pull 英 [pʊl] 美 [ pʊl]
vt. 拉；拔；拖 vi. 拉，拖；拔 n. 拉，拉绳；拉力，牵引力；拖
进行时:pulling 过去式:pulled 过去分词:pulled 第三人称单数:pulls 名词复数:pulls
- To pull is to use force to drag or yank something toward you. You might pull a rolling suitcase as you run to catch your train, for example.
- vt. 拉；拔；拖
- vi. 拉，拖；拔
- n. 拉，拉绳；拉力，牵引力；拖
1. The girl is pulling the cart.
2. Stop pulling her hair!
3. Pull the door shut.
4. Don't pull the trigger!
5. You push and I'll pull.
6. Pull the curtains—it's dark outside.
7. Pull your chair nearer the table.
- pull (n.) c. 1300, "a fishing net;" mid-14c., "a turn at pulling," from pull (v.). From mid-15c. as "an act of pulling." Meaning "personal or private influence" is by 1889, American English, from earlier sense "power to pull (and not be pulled by)" a rival or competitor (1580s).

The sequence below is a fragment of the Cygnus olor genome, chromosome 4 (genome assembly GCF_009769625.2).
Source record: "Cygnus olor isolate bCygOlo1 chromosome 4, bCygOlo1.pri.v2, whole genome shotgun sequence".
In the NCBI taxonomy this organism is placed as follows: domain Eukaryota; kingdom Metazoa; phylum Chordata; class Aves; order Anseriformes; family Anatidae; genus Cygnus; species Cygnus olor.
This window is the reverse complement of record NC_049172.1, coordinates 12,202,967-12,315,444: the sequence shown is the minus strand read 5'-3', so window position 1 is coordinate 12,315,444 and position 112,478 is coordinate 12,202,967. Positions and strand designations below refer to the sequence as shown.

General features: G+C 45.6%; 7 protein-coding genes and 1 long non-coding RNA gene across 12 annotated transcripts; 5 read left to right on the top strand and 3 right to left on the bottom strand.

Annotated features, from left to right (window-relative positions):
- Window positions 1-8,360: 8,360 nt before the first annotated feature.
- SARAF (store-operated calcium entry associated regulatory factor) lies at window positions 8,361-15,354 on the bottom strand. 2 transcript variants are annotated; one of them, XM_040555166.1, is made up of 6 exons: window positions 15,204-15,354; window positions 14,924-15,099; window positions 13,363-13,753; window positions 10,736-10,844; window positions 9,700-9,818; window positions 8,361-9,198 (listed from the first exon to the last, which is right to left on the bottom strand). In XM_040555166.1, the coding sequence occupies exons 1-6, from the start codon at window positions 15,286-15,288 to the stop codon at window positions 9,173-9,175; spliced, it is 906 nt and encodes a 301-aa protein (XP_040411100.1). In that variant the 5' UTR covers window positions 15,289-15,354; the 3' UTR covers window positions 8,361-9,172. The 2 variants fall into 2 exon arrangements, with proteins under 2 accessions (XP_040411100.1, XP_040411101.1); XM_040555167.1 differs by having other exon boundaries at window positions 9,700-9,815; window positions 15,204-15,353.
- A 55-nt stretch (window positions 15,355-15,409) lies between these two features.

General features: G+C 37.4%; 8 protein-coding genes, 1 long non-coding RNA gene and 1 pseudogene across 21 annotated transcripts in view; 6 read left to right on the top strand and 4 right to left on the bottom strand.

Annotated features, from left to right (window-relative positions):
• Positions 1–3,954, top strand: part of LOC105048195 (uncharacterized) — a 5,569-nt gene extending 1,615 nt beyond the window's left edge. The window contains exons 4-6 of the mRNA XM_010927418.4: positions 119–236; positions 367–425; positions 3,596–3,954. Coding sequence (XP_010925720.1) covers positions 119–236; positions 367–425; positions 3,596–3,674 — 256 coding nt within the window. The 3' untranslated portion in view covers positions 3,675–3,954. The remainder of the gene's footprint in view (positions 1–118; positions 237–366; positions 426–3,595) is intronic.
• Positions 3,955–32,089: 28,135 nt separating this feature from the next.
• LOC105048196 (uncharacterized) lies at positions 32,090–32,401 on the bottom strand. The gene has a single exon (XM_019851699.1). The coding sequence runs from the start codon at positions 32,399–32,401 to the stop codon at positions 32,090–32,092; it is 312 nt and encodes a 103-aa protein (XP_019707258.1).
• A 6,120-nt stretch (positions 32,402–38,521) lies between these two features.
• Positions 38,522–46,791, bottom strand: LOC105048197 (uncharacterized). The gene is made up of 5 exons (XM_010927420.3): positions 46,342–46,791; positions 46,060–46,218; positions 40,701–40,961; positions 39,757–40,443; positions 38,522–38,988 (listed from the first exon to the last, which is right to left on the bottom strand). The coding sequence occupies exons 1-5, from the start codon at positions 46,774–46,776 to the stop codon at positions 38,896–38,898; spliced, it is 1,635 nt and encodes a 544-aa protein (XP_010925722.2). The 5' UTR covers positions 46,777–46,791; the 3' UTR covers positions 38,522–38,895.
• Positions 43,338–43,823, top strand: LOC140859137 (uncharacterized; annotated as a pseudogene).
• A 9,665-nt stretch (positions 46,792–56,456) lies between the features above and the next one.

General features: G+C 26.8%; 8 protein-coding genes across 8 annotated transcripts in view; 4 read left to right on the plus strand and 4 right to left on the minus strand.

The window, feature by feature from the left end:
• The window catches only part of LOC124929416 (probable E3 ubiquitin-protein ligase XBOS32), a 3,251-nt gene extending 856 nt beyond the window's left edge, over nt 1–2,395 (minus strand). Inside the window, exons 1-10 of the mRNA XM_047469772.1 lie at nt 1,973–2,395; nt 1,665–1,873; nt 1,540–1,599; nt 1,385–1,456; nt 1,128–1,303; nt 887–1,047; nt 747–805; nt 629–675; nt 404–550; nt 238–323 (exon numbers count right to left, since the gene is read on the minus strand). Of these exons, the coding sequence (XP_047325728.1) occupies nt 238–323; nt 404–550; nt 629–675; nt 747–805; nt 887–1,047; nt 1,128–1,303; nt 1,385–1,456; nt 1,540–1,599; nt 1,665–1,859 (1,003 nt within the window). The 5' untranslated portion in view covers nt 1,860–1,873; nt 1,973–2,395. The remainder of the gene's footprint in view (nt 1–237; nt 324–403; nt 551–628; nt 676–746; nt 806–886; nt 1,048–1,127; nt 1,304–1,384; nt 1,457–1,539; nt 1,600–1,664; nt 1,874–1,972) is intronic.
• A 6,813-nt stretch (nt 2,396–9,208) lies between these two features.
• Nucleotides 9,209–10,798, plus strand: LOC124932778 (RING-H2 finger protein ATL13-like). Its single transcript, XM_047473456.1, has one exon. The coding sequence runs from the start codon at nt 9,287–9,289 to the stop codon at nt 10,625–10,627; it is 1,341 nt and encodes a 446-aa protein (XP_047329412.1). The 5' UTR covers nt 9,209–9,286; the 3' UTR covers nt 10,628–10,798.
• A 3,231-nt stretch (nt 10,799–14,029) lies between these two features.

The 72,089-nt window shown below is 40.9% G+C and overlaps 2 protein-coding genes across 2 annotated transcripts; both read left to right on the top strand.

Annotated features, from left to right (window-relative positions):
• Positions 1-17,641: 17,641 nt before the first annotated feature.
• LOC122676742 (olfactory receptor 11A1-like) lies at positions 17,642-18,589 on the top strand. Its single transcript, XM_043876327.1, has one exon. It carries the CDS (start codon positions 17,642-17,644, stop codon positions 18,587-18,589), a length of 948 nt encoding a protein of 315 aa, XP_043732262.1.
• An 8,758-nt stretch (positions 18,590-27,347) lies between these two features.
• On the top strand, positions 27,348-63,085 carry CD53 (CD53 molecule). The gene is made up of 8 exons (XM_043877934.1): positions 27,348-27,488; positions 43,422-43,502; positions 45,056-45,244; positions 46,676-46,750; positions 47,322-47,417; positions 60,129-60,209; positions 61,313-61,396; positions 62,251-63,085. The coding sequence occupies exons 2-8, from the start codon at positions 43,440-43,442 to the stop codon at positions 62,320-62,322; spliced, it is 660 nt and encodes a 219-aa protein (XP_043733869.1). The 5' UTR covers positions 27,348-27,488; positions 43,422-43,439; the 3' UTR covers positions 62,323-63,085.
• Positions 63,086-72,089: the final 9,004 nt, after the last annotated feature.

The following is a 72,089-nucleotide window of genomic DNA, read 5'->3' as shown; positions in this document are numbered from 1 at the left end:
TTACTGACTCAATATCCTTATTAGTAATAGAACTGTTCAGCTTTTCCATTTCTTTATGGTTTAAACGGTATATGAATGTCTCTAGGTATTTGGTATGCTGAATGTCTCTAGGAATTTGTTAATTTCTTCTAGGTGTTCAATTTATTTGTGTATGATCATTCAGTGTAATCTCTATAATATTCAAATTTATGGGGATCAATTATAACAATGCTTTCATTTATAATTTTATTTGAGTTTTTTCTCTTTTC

- pull (v.) c. 1300, "to move forcibly by pulling, to drag," from Old English pullian "to pluck off (wool), to draw out," of unknown origin, perhaps related to Low German pulen "remove the shell or husk," Frisian pûlje "to shell, husk," Middle Dutch polen "to peel, strip," Icelandic pula "work hard." Related: Pulled; pulling.